By Brian Johnson

One of my favorite Christmas songs is Jackson Browne’s “The Rebel Jesus.” It’s not quite a traditional song, but every year, when it’s time for us to start reading Chapter 1 of Luke, there’s something about this song that just – well, I think this song captures something essential about the Christmas story story.

It’s not really a very Christian song.  In fact, in the song, Browne describes himself as “a heathen and a Pagan” but also as someone “on the side of the rebel Jesus.” I don’t agree with everything Browne is saying in the song, but here’s what I think he gets right: so often, our celebrations of Christmas turn very cute-sy very Hallmark-y – this time of year, it’s easy for the Christmas story to be sentimentalized and sanitized, and when we do that, we run the risk of draining the story of it’s very radical message.  Christmas gives us warm and fuzzy feelings, as we celebrate the birth of this baby, and sometimes we forget that this baby grew up to be a man who fought against injustice, challenged dishonest and oppressive political elites, and spoke up against corrupt religious leaders.  Jesus isn’t just an “infant tender and mild” – he is also a rebel, someone who challenges oppressive systems, who overturns exploitation and bigotry of all kinds.  Jesus didn’t just come to comfort us.  He came to challenge us – to challenge everything that is less than it should be, every system that hurts or exploits others.  And every time I listen to “The Rebel Jesus,” I am reminded of that fact, and I’m thankful for it.  This time of year, I want – I need – tidings of comfort and joy.  But “The Rebel Jesus” also reminds me that I need the Jesus who sometimes makes me uncomfortable, who sometimes challenges me, who encourages me to give away my possessions, to care for the poor and the hungry and the vulnerable, to live in his upside-down Kingdom where the first are last and the last are first.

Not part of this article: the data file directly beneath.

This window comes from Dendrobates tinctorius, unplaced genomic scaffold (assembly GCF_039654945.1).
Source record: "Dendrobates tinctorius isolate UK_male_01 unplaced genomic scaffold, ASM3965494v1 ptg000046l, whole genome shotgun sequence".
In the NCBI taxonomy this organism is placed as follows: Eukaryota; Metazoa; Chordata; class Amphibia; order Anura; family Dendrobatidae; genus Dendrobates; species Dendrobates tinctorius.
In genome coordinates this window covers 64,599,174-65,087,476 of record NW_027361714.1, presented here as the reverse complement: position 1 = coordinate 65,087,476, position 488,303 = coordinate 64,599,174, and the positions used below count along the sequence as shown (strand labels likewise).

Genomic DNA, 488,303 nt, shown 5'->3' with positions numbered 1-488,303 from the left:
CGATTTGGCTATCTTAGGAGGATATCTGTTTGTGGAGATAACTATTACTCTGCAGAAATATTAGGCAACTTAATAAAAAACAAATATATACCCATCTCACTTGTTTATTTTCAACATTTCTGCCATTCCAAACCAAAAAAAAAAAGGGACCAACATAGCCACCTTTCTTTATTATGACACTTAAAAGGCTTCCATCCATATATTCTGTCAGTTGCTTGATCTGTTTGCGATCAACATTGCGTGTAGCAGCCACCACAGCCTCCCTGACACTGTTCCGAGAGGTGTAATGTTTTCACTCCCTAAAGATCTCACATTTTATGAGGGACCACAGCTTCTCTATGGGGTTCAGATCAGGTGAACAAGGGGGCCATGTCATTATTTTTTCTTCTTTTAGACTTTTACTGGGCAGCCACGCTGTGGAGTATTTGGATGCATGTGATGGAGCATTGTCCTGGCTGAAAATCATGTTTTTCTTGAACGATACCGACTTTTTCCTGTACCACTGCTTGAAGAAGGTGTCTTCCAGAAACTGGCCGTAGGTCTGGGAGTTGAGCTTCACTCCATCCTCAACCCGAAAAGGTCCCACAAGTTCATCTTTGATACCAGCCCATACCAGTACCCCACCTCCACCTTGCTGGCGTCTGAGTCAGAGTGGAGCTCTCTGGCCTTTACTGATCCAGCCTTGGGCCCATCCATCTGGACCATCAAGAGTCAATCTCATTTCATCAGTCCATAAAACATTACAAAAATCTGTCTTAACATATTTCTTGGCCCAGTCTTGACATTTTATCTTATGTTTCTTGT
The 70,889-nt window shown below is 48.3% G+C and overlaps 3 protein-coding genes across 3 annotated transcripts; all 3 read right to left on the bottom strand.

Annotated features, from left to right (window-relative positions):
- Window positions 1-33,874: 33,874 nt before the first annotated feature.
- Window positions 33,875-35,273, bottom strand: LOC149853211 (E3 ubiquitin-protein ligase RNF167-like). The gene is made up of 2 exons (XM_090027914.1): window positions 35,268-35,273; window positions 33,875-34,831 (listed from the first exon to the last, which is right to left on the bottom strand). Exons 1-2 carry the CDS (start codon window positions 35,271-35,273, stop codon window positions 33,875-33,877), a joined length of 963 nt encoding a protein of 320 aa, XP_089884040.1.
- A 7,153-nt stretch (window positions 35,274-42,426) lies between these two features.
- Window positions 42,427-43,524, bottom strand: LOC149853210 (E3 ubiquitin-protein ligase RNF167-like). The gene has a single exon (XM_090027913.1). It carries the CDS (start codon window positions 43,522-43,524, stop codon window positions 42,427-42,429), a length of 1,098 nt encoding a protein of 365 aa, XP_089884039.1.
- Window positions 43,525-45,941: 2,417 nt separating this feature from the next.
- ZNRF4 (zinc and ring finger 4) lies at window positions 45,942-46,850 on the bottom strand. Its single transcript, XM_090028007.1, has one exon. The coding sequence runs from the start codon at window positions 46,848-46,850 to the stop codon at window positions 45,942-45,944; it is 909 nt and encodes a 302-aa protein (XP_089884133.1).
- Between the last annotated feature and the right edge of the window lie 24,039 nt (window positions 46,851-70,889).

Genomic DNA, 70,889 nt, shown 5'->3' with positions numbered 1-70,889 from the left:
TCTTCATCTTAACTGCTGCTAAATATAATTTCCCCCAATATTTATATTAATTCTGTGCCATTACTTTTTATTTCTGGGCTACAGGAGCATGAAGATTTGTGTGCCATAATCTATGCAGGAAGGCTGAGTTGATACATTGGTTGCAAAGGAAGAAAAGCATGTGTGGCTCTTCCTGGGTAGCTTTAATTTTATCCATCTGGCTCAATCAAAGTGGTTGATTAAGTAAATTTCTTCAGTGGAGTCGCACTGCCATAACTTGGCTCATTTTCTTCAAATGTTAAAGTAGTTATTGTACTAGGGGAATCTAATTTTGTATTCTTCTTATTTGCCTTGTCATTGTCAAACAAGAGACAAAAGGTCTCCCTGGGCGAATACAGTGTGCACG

Take a moment to read Luke 1:46-55.  (You can click this link to read it.)  This is the song that Mary sings after she finds out that she’s going to have this baby – after she finds out what God is doing in and through her.  Her song sounds an awful lot like what Jackson Browne is singing.  What’s Jesus about? Lifting up the poor.  Tearing down injustice.  Filling the hungry with good things.

“Rebel Jesus” challenges a lot of our Christmas traditions and forces us to ask if the real Jesus – the rebel Jesus – would have been welcome at our celebrations.  And then, after a few verses of intense critique, Browne ends the song with words that strike me as really gentle and hopeful:

But pardon me if I have seemed
To take the tone of judgement
For I’ve no wish to come between
This day and your enjoyment
In a life of hardship and of earthly toil
There’s a need for anything that frees us
So I bid you pleasure and I bid you cheer
From a heathen and a pagan
On the side of the rebel Jesus

So, pardon me if I have seemed to challenge too much about Christmas in this reflection.  I love the season of comfort and joy.  I love the traditions of caroling and hot chocolate and presents.  In a life of hardship, we need them.  And I also love, need, and am challenged by the Jesus who challenged our comfortable habits – the rebel Jesus.

So, I bid you pleasure, and I bid you cheer, from a pastor who is doing his best to be on the side of the rebel Jesus.

May Jesus challenge you today and every day.

You can listen to the full song here:

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